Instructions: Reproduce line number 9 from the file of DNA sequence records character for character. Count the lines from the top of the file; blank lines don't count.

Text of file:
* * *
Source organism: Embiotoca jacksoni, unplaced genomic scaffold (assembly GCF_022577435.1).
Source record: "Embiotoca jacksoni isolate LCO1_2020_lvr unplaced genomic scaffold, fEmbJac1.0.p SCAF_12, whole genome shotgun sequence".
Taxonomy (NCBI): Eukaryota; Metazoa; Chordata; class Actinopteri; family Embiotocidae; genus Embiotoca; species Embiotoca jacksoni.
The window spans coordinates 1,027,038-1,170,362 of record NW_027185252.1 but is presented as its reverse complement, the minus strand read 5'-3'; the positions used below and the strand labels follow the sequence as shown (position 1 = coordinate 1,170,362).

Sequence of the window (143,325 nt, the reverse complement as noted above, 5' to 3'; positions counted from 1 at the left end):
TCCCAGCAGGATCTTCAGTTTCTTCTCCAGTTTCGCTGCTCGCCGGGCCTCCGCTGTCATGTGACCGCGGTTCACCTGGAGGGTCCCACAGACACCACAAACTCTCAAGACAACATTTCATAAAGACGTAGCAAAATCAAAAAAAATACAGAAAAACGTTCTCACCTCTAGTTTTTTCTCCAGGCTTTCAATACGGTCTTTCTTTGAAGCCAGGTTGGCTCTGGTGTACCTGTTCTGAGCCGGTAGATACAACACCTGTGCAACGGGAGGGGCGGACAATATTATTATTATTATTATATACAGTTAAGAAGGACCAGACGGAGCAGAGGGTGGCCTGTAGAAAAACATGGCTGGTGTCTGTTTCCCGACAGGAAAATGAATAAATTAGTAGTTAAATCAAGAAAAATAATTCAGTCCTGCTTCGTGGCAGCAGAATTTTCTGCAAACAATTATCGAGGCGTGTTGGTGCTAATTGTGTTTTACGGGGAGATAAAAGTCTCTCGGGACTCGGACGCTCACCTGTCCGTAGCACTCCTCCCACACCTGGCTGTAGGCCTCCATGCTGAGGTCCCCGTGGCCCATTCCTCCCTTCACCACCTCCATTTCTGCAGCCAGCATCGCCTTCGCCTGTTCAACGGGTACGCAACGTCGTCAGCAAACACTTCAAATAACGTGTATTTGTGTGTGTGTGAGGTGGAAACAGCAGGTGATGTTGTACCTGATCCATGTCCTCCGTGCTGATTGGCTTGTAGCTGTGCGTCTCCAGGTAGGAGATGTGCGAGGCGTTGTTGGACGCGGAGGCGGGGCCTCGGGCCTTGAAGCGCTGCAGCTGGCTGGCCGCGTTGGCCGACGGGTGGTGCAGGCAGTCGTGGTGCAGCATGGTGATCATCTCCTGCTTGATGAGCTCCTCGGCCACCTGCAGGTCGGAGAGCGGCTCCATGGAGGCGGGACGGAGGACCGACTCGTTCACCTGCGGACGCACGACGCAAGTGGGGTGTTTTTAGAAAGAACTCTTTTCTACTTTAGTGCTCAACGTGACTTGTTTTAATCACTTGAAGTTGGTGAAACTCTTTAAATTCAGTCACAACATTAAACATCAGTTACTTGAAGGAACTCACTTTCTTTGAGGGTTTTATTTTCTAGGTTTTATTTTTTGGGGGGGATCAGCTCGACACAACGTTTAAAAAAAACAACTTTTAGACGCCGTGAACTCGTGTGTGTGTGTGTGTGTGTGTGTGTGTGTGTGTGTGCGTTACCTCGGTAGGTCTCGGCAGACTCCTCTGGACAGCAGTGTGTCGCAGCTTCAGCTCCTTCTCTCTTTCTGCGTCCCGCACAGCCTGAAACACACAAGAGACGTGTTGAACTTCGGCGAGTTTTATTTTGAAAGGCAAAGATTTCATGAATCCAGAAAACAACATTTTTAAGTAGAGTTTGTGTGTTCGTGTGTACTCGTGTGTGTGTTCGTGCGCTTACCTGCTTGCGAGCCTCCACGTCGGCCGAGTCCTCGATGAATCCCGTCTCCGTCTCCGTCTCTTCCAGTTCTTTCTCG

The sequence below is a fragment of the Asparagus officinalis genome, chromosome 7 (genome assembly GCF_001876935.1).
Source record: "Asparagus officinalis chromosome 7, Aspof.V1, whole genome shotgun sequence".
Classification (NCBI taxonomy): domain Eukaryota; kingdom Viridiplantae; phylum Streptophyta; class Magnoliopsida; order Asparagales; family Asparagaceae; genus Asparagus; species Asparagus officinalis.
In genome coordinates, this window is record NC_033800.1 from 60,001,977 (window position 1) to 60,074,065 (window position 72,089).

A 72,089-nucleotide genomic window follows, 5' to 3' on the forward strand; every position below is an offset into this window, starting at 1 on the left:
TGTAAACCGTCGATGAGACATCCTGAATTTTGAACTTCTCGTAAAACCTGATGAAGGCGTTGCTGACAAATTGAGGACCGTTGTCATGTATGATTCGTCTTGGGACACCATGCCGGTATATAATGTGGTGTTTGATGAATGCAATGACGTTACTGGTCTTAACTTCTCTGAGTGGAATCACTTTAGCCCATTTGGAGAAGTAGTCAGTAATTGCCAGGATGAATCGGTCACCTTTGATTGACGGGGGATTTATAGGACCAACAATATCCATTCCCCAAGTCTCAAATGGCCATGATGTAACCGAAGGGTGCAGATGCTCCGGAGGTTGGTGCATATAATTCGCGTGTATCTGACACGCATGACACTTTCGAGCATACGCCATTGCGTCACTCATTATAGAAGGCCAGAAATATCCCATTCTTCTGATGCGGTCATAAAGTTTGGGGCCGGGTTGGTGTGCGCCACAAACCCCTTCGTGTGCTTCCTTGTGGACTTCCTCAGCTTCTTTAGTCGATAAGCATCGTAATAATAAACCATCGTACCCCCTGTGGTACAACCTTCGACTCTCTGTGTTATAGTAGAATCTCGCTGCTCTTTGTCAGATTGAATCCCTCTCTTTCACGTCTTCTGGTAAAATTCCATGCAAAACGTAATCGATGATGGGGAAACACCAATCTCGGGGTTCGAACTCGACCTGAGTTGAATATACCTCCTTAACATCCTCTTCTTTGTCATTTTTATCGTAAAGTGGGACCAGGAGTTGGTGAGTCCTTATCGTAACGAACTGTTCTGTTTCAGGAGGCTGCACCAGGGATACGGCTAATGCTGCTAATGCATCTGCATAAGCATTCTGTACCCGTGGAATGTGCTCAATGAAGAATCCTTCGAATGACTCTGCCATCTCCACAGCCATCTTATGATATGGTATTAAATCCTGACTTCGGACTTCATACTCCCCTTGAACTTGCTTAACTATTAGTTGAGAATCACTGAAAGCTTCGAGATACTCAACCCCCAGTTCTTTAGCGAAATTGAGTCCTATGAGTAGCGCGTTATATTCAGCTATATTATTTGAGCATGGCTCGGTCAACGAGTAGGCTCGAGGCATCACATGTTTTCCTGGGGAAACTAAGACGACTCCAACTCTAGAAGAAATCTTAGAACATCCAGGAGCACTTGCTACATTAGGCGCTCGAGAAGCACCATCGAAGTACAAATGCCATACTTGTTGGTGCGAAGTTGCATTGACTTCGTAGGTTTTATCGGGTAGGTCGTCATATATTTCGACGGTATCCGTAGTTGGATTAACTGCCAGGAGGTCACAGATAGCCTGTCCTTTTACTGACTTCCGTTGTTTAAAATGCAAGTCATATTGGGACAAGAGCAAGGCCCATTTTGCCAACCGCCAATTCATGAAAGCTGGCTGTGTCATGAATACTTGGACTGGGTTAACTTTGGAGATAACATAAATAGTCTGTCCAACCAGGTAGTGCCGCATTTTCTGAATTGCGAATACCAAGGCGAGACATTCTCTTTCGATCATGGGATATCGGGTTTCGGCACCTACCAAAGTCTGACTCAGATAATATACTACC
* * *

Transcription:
Classification (NCBI taxonomy): domain Eukaryota; kingdom Viridiplantae; phylum Streptophyta; class Magnoliopsida; order Asparagales; family Asparagaceae; genus Asparagus; species Asparagus officinalis.